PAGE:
When you start planning a home remodel, it’s exciting to imagine what your property will look like afterward. Before the work begins—and while it’s happening—there’s a lot to think about. From deciding which projects to tackle to finding the right team for the job, we’ll take a look at everything you need to know about home renovations.
The Importance of Storage During Renovations
When remodeling or renovating your home, it can be beneficial to line up self-storage well before the project begins. Self-storage provides a great solution for freeing up space for construction material that may not fit in other parts of your home or yard. It is also a secure place to store important documents, as well as possessions which you may not need during the renovation period but do not want disposed of. Additionally, self-storage units offer flexible packages with access times suited to most any schedule. Furthermore, utilizing self-storage when doing home renovations can help maximize the workspace available and reduce the time needed for completion. In short, having a self-storage unit lined up through a reputable facility like Guardian Self Storage prior to starting any remodel or renovation work can provide convenient and secure storage options during the entire process.
Types of Home Remodel Projects
Home renovations can make your living space more comfortable, add value to your home, and even save you money on energy costs. Embarking on a home upgrade project can be expensive, however, and estimates can change.
Sketch out a budget beforehand, and consider how you’ll pay for the home renovations. From using cash to taking out a home equity loan to using a credit card, each option has positives and negatives. Add a buffer to your budget, too, to account for changes.
According to HomeGuide, home renovations can cost anywhere from $15 to $60 per square foot. A whole-house remodel can cost up to about $73,000, with lower-end costs coming in at just under $20,000. Collecting multiple quotes can help you find the best price and the best contractor for the job.
Evaluating the Need for Permits
Part of preparing for remodeling involves applying for the appropriate permits. In most cases, your contractor will do this for you and include costs and information in the estimate. However, homeowners are responsible for paying if their contractor fails to secure permits. To avoid issues, delays, and fines, read the contractor’s terms carefully and ask to see the permits.
Communication with Your Contractor
Clear communication with contractors keeps your project running smoothly, and technology can be a big help. Estimating apps or software provides project previews, estimates, and more. For example, roof estimating software calculates complex measurements, uses local cost data for expense estimates, and even factors in taxes. Software is the ideal solution for a broader view of your project and its progress.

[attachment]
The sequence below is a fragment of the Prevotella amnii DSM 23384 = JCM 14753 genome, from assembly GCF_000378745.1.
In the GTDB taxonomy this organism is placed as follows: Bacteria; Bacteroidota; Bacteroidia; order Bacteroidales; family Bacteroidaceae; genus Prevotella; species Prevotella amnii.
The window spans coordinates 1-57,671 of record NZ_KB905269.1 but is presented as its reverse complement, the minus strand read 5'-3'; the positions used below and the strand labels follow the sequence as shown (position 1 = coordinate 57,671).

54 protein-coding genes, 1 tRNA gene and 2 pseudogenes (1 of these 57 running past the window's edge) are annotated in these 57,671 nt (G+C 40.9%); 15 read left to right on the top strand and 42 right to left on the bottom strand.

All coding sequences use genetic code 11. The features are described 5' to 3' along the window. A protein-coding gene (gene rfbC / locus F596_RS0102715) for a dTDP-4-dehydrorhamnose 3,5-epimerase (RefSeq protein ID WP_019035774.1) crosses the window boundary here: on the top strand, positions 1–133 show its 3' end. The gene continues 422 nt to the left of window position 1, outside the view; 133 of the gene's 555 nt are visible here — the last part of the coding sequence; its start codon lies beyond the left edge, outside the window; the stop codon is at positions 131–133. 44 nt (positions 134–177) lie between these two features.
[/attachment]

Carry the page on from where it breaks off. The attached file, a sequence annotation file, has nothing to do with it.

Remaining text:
Protecting Your Belongings
Depending on the parameters of your renovations, things could get messy. Especially with HVAC remodels, demolishing walls, and installing drywall, dust can go everywhere during a project. Drywall dust can be unhealthy, notes the Environmental Working Group, so it’s best to avoid the area while work is in progress.
Keeping your belongings safe is a priority, too, and long-term reno activity might call for unique solutions. For example, putting some belongings in self-storage could provide peace of mind. Valuables can be stored for a month or more, as necessary. When the dust settles, you can style your new space with your favorite furniture and decor.
The Value Of Adding a Home Office
Adding a home office is an excellent use of your remodeling budget, especially if you own a business. Plus, according to This Old House, an office addition could earn you up to a 54 percent return on the investment.
If you already have a home office, consider making some workspace updates for comfort and productivity. Changes like installing a window or good-quality overhead lighting can create a bright, welcoming space.
Keeping the Peace with Neighbors
Managing a construction project in a quiet neighborhood can feel daunting, especially because noise complaints are a common cause of neighbor disputes. Fortunately, there are ways to avoid disputes with your neighbors, even amid construction noise.
Advising your neighbors of construction projects in advance may help prevent issues. Having your contractor avoid very early or late working hours may also alleviate tension. Finally, advise the workers on where to park to avoid blocking driveways or impacting landscaping.
No matter the scope of your home renovation, the right preparation is crucial. From replacing kitchen countertops to adding a home office, each project takes an expert, ample budgeting, and a fair amount of patience. Knowing what to expect can help you prepare for a less stressful and even enjoyable home remodeling experience.